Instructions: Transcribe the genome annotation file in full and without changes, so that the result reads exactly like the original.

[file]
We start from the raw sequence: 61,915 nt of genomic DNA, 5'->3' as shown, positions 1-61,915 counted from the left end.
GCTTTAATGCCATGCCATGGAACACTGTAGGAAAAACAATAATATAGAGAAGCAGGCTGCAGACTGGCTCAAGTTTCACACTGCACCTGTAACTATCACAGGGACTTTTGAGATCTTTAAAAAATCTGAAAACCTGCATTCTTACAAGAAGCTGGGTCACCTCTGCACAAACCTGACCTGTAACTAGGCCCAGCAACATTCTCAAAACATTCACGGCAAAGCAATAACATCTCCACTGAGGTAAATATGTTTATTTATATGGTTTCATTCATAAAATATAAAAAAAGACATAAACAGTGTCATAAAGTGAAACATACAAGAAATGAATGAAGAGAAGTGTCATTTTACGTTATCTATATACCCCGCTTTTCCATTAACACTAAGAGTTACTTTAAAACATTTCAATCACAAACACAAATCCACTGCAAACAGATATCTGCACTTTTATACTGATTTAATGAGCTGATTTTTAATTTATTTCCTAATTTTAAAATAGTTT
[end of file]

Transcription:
We start from the raw sequence: 61,915 nt of genomic DNA, 5'->3' as shown, positions 1-61,915 counted from the left end.
GCTTTAATGCCATGCCATGGAACACTGTAGGAAAAACAATAATATAGAGAAGCAGGCTGCAGACTGGCTCAAGTTTCACACTGCACCTGTAACTATCACAGGGACTTTTGAGATCTTTAAAAAATCTGAAAACCTGCATTCTTACAAGAAGCTGGGTCACCTCTGCACAAACCTGACCTGTAACTAGGCCCAGCAACATTCTCAAAACATTCACGGCAAAGCAATAACATCTCCACTGAGGTAAATATGTTTATTTATATGGTTTCATTCATAAAATATAAAAAAAGACATAAACAGTGTCATAAAGTGAAACATACAAGAAATGAATGAAGAGAAGTGTCATTTTACGTTATCTATATACCCCGCTTTTCCATTAACACTAAGAGTTACTTTAAAACATTTCAATCACAAACACAAATCCACTGCAAACAGATATCTGCACTTTTATACTGATTTAATGAGCTGATTTTTAATTTATTTCCTAATTTTAAAATAGTTT